(and I mean beyond the fact that nobody actually knows what the frak the 1957 Rapacki Plan was)
This isn’t really a concern for you I-do-maths-and-science-and-the-rest-of-my-life-will-consist-largely-of-rote-learning-facts-regardless-of-what-I-do-with-them people, whose A-levels will probably include appropriate amounts of mind-crushing fact-leaning, but for us essay-writing people, the subjectivity of written essays is occasionally terrifying: what if the As I get from my teacher are more because of their optimistic marking, and the same essay would be awarded a C by an examiner?
I’ve experienced this in the past, with a fun, but increasingly distant, History teacher awarding an ‘excellent’ essay of mine, with no criticisms on it, a 28/40 (and giving a friend of mine an unrelatedly unhelpful ‘do better by improving’ comment). When our class got a new teacher, our marks mysteriously increased to a minimum of 36/40 within about seven seconds of walking into the new classroom.
And this isn’t a go at individual teachers; mark schemes the world over consist of constructively specific grade boundaries: the difference between an A*- and an A-grade essay is that the former displays ‘perceptive’ analysis, while the latter is merely ‘excellent’; it seems that the only difference between grades is the sophistication, rather than the ‘good’ or ‘bad’ meaning, of adjectives we use to describe them.
This also makes it bloody difficult to mark my own work: I’ll give myself a 26/30 in English, only to be bitch-slapped with an 18 from a teacher for the same piece, and my ensuing harsh self-marking of a 17-deserving essay will crush my morale, only for that same teacher to confuse me by giving it a 28. Sigh.
I think the quality of my school is also harmful here: a frequent criticism of my old essays was that I was doing the A* stuff, but not the C stuff, which reflects the fact that my teachers probably assume I know the basic plot of King Lear, and so focus only on the analytical points. This can be dangerous, as any factual errors – like my erroneous idea that it was Kent, not Edgar, that married Cordelia in Naham Tate’s rewrite of the play – are not picked up on until four seconds before the exam, and any time you learn something about a play as you’re writing about it is probably indicative of an impending crap essay.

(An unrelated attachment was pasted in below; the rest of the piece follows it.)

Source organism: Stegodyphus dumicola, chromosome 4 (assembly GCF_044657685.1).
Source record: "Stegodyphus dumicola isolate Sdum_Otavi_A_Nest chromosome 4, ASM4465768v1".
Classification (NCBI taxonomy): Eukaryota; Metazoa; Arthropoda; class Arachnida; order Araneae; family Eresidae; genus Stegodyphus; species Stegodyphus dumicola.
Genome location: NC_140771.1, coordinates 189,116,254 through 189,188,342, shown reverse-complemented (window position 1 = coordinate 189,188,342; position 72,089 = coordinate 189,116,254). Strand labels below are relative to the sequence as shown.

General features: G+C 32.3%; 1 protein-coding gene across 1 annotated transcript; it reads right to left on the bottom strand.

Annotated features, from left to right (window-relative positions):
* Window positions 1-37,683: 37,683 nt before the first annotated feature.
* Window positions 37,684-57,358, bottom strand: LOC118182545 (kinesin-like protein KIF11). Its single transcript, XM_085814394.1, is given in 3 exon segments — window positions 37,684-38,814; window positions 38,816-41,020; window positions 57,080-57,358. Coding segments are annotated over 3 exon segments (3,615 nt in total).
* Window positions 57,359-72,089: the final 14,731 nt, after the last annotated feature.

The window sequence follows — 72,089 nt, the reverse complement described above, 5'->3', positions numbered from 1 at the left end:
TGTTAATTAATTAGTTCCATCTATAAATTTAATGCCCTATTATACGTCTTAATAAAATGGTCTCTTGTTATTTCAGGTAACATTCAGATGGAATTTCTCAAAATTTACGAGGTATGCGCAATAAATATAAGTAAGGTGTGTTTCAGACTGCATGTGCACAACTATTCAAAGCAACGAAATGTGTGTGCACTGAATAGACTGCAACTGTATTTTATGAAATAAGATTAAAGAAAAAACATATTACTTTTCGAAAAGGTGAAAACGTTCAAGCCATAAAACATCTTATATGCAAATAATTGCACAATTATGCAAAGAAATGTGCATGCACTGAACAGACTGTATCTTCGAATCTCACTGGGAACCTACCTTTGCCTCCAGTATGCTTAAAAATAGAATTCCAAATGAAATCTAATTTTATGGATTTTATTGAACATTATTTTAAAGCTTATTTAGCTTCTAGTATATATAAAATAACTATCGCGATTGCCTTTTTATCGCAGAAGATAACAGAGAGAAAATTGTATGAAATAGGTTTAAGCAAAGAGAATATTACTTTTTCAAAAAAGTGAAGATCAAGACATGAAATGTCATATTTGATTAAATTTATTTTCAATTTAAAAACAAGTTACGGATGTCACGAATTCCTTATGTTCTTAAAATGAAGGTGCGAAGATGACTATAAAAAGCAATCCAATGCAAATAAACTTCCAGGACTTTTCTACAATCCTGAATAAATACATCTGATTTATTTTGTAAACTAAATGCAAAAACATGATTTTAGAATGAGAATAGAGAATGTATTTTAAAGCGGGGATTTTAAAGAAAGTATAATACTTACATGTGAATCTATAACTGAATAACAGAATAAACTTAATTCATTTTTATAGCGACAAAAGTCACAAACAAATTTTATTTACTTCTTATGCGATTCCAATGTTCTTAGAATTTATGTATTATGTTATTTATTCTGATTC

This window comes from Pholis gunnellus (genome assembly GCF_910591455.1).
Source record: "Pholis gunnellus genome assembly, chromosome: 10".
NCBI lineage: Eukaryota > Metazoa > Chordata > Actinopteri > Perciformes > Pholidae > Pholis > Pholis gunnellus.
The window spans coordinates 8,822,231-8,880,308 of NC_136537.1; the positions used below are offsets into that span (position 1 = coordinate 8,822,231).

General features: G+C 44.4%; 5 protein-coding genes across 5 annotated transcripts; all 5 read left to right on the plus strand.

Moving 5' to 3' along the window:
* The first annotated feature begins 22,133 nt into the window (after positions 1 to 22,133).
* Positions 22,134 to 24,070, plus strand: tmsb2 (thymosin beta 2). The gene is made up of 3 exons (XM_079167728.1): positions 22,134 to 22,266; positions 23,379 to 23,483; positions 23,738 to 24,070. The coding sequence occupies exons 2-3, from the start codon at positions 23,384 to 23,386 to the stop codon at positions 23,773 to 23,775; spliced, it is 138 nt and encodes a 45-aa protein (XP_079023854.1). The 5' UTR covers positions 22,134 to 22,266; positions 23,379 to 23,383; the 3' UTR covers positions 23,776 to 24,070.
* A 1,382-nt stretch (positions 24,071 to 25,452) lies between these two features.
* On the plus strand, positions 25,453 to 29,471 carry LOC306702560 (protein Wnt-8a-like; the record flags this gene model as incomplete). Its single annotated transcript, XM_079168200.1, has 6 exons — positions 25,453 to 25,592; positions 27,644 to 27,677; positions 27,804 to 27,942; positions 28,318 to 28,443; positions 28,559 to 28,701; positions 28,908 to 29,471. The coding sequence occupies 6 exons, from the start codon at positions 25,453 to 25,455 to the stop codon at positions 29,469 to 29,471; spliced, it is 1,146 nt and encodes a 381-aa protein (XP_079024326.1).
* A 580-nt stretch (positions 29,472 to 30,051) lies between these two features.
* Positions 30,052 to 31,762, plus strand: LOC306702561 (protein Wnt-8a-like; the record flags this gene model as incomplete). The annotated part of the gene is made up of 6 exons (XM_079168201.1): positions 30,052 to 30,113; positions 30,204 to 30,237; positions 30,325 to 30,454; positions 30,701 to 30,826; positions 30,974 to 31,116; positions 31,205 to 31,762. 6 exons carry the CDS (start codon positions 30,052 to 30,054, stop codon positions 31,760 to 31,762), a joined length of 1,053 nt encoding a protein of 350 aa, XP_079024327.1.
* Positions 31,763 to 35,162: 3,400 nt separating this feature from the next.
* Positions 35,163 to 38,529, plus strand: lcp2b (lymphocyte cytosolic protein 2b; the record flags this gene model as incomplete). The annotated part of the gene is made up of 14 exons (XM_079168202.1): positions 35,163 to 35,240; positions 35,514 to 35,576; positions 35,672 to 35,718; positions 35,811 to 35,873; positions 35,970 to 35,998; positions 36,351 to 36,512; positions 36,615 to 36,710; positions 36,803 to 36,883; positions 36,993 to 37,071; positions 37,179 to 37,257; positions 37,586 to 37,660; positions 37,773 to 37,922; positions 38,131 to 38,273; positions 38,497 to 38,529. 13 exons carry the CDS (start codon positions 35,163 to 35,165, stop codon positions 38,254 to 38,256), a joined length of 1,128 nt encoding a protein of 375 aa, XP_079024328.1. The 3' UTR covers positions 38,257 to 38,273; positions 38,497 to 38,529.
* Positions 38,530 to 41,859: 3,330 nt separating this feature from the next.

Furthermore, the external exams will be marked by external examiners, who won’t assume I know what I’m talking about just because I got 80% on my last end-of-topic test; I’d argue they’re more likely to pick up on holes in knowledge or inconsistencies in arguments than teachers who are accustomed to 90% of their students constructing perfectly evidenced and explained arguments every time.
Annoyingly, there aren’t solutions to this, beyond ensuring that every marker of a humanities paper is an expert in that field, a painfully difficult prospect given the disparity in numbers of people who know anything about Shakespeare, and pretentious teenagers who think that disagreeing with a critic shows them to be masters of literature, rather than robots that can only hit mark schemes with free-will depriving regularity.
And another solution, to give specific content guidance in mark schemes so that any moron with a GCSE in General Studies can mark an A-level essay, is problematic in that it limits creativity, suggesting there are objectively right and wrong ways to respond to a text, which kinda opposes the very idea of literature as both a means of expressing one’s ideas, and a means of responding to the ideas of others.
I’m going to fear these exams, not because I won’t revise, or because I can’t remember the moralising of Edgar in his guise as Poor Tom, but because essays, as an art form, always have the potential to be comprehensively and fundamentally flawed, far easier than a maths question could be, a risk I guess fits the boom-or-bust nature of actually writing for a living.
So here’s to fear, of the stupidly important and potentially-life defining exams I’m going to take before I’m even old enough to buy booze. Cheers!